(CNN)Jo Cameron, a 71-year-old Scottish woman, has never needed to take painkillers after seeing the dentist and can eat spicy Scotch bonnet chilis without any discomfort. She thought little of it until she sought treatment for a hip problem at the age of 65. Doctors were astonished to find that she experienced no pain despite severe degeneration in her joint. A year later, she said she felt no pain after undergoing what's typically a very painful operation on her hand for osteoarthritis. Her doctors decided to analyze whether her lack of pain sensitivity was due to genetics and found it was caused by a mutation in a previously unidentified gene. "I had no idea until a few years ago that there was anything that unusual about how little pain I feel. I just thought it was normal," Cameron said in a news release. In a case study published Thursday, researchers explained the discovery could help guide new treatments for a range of conditions, from post-operative pain to anxiety. … [Read more...] about Woman who feels no pain could help scientists develop new painkillers
Developing new medicines
A TEAM of researchers led by scientists at the Royal College of Surgeons in Ireland (RCSI) has developed a new treatment for tuberculosis (TB), which could has the potential to be scaled-up and mass-produced for clinical testing. The treatment, which patients would take using an inhaler, works by reducing the bacteria in the lungs that causes tuberculosis while also helping the patient's immune system fight the disease. TB was prevalent in Ireland in the early-to-mid 20th century. Today it remains common in some parts of the world, especially Africa and South-East Asia."Tuberculosis is one of the top 10 causes of death worldwide," according to the World Health Organization (WHO). "Ten million people fell ill with TB and 1.6 million died from the disease in 2017." Funded by the Health Research Board and the Royal City of Dublin Hospital Trust, the research is published in the European Journal of Pharmaceutics & Biopharmaceutics. Dr Gemma O'Connor and Prof Sally-Ann Cryan of RCSI led … [Read more...] about New medicine could treat hundreds of thousands of patients with tuberculosis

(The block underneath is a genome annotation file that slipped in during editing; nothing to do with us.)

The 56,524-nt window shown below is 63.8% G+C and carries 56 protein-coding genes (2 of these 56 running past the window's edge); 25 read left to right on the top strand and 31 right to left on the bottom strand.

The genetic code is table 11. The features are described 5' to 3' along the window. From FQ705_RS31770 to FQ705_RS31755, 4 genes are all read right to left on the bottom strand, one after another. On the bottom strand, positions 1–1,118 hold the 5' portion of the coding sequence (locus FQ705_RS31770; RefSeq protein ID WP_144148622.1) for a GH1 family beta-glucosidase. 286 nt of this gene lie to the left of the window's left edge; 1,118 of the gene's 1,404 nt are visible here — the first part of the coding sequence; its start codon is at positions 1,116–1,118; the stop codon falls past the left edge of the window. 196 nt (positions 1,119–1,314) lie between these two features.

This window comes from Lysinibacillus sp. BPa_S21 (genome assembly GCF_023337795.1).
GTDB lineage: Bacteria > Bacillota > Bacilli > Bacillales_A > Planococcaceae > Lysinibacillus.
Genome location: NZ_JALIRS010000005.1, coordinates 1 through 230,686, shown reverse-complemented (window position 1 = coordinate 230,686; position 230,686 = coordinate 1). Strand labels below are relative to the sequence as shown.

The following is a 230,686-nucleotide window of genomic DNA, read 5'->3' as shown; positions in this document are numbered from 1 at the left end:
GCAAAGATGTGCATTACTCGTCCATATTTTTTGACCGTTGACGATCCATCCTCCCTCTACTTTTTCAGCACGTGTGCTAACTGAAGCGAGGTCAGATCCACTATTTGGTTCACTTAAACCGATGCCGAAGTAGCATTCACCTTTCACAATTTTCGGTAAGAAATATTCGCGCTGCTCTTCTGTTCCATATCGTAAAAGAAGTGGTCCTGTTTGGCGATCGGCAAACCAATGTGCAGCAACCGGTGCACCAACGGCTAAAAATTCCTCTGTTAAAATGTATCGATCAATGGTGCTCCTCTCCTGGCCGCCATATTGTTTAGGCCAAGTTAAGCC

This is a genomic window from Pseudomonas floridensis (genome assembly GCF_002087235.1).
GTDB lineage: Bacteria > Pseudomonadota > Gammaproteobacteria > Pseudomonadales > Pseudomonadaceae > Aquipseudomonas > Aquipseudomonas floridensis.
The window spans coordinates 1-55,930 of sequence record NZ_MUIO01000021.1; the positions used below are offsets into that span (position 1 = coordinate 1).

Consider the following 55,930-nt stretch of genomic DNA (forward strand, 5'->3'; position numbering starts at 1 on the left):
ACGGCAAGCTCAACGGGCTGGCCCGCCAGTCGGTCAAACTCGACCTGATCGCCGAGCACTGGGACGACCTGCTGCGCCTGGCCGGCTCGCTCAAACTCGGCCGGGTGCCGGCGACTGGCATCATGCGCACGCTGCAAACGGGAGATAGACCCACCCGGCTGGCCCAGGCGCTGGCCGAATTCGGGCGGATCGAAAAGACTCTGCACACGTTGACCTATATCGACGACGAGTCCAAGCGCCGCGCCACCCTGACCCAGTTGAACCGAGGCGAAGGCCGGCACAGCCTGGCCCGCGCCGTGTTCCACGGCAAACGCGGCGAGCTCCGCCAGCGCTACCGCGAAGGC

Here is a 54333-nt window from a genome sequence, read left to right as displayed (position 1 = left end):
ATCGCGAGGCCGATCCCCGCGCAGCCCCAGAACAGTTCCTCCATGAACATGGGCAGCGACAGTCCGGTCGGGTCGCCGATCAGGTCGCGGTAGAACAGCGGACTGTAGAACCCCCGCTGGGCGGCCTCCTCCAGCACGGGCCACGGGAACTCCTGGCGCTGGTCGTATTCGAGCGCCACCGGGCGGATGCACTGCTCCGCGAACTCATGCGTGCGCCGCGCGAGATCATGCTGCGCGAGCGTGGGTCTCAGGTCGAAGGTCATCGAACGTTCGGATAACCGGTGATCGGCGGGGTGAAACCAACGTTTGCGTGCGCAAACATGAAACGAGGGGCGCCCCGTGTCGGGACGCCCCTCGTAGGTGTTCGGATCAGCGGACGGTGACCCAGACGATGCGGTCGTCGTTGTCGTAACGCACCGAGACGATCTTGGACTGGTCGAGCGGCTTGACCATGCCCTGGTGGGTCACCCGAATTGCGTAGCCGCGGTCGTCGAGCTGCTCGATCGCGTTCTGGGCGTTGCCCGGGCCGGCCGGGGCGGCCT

Sections SEARCH Skip to content Skip to site index Health Subscribe Log In Subscribe Log In Today’s Paper Advertisement Supported by ByThe New York Times Oct. 1, 2018 The 2018 Nobel Prize in Physiology or Medicine was awarded on Monday to James P. Allison of the United States and Tasuku Honjo of Japan for their work on unleashing the immune system’s ability to attack cancer, a breakthrough in developing new cancer treatments. Why did they win? Dr. Allison and Dr. Honjo, working separately, showed how certain proteins act as “brakes” on the immune system’s T-cells, limiting their ability to attack cancer cells, and that suppressing those proteins could transform the body’s ability to fight cancer. Why is the work important? Until their breakthroughs — Dr. Honjo’s at Kyoto University, and Dr. Allison’s at the University of California at Berkeley and Memorial Sloan Kettering … [Read more...] about 2018 Nobel Prize in Medicine Awarded to 2 Cancer Immunotherapy Researchers
ZURICH (Reuters) - Drug giants Novartis, Bayer and Roche on Friday lost a bid to stop British doctors from recommending a cheaper drug option for people with an eye disease that causes blindness, the High Court in London ruled. A drug industry group said the decision was “extraordinary” and was bad news for future regulatory cooperation between Britain and the European Union after Britain’s exit from the bloc next year. The companies had sought to block doctors from 12 health groups in the north of England from making Roche’s cancer therapy Avastin the preferred option for wet age-related macular degeneration (AMD), even though it is not licensed for this use. Avastin works similarly to Bayer’s Eylea and Roche’s and Novartis’s Lucentis, but those drugs were made specifically for the eye. “Treating clinicians can lawfully choose Avastin for opthalmic use on grounds of cost,” according to the ruling. It added that NICE, the … [Read more...] about UK doctors win battle with drug giants over cheaper eye medicine
Facing incurable breast cancer at age 55, MaryAnne DiCanto put her faith in “precision medicine” — in which doctors try to match patients with drugs that target the genetic mutations in their tumors. She underwent repeated biopsies to identify therapies that might help. “She believed in it wholeheartedly,” said her husband, Scott Primiano of Amityville, N.Y., a flood-insurance broker. “You live on hope for so long, it’s hard to let go.” Around this point in the average news story, readers would learn how DiCanto — mother to a blended family of five — took a chance on an experimental drug that no one expected to work. She would be the scrappy protagonist whose determination to “keep fighting” enabled her to beat the odds — allowing us to celebrate the triumph of modern science and worry a bit less about our own mortality. But there’s a serious problem with talking about precision medicine for cancer this … [Read more...] about Is ‘Precision Medicine’ The Answer To Cancer? Not Precisely.